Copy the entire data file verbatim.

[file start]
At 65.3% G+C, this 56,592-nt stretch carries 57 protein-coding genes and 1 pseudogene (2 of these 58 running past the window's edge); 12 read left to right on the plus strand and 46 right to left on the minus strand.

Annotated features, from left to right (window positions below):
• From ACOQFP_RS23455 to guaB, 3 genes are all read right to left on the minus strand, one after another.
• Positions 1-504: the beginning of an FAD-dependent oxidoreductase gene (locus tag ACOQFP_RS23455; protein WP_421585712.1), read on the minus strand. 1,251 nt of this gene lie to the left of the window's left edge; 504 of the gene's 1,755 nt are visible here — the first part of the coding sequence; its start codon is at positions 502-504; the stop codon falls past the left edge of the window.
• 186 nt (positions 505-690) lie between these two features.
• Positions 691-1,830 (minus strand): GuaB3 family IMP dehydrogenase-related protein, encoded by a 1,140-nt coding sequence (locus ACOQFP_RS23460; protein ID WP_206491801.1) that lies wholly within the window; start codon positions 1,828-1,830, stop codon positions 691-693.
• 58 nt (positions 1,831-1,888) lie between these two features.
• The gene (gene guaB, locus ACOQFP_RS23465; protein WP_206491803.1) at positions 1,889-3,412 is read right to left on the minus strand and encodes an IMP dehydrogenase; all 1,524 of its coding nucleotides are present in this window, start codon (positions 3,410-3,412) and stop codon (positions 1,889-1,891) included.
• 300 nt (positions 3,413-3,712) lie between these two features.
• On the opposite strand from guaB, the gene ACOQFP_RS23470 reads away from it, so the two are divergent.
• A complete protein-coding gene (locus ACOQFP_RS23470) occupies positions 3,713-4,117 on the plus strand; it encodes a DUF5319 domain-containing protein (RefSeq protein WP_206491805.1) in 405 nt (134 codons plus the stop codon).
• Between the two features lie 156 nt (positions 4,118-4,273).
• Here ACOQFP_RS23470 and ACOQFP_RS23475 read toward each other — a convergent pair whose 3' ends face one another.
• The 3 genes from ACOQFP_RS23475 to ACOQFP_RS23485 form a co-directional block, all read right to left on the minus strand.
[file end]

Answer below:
At 65.3% G+C, this 56,592-nt stretch carries 57 protein-coding genes and 1 pseudogene (2 of these 58 running past the window's edge); 12 read left to right on the plus strand and 46 right to left on the minus strand.

Annotated features, from left to right (window positions below):
• From ACOQFP_RS23455 to guaB, 3 genes are all read right to left on the minus strand, one after another.
• Positions 1-504: the beginning of an FAD-dependent oxidoreductase gene (locus tag ACOQFP_RS23455; protein WP_421585712.1), read on the minus strand. 1,251 nt of this gene lie to the left of the window's left edge; 504 of the gene's 1,755 nt are visible here — the first part of the coding sequence; its start codon is at positions 502-504; the stop codon falls past the left edge of the window.
• 186 nt (positions 505-690) lie between these two features.
• Positions 691-1,830 (minus strand): GuaB3 family IMP dehydrogenase-related protein, encoded by a 1,140-nt coding sequence (locus ACOQFP_RS23460; protein ID WP_206491801.1) that lies wholly within the window; start codon positions 1,828-1,830, stop codon positions 691-693.
• 58 nt (positions 1,831-1,888) lie between these two features.
• The gene (gene guaB, locus ACOQFP_RS23465; protein WP_206491803.1) at positions 1,889-3,412 is read right to left on the minus strand and encodes an IMP dehydrogenase; all 1,524 of its coding nucleotides are present in this window, start codon (positions 3,410-3,412) and stop codon (positions 1,889-1,891) included.
• 300 nt (positions 3,413-3,712) lie between these two features.
• On the opposite strand from guaB, the gene ACOQFP_RS23470 reads away from it, so the two are divergent.
• A complete protein-coding gene (locus ACOQFP_RS23470) occupies positions 3,713-4,117 on the plus strand; it encodes a DUF5319 domain-containing protein (RefSeq protein WP_206491805.1) in 405 nt (134 codons plus the stop codon).
• Between the two features lie 156 nt (positions 4,118-4,273).
• Here ACOQFP_RS23470 and ACOQFP_RS23475 read toward each other — a convergent pair whose 3' ends face one another.
• The 3 genes from ACOQFP_RS23475 to ACOQFP_RS23485 form a co-directional block, all read right to left on the minus strand.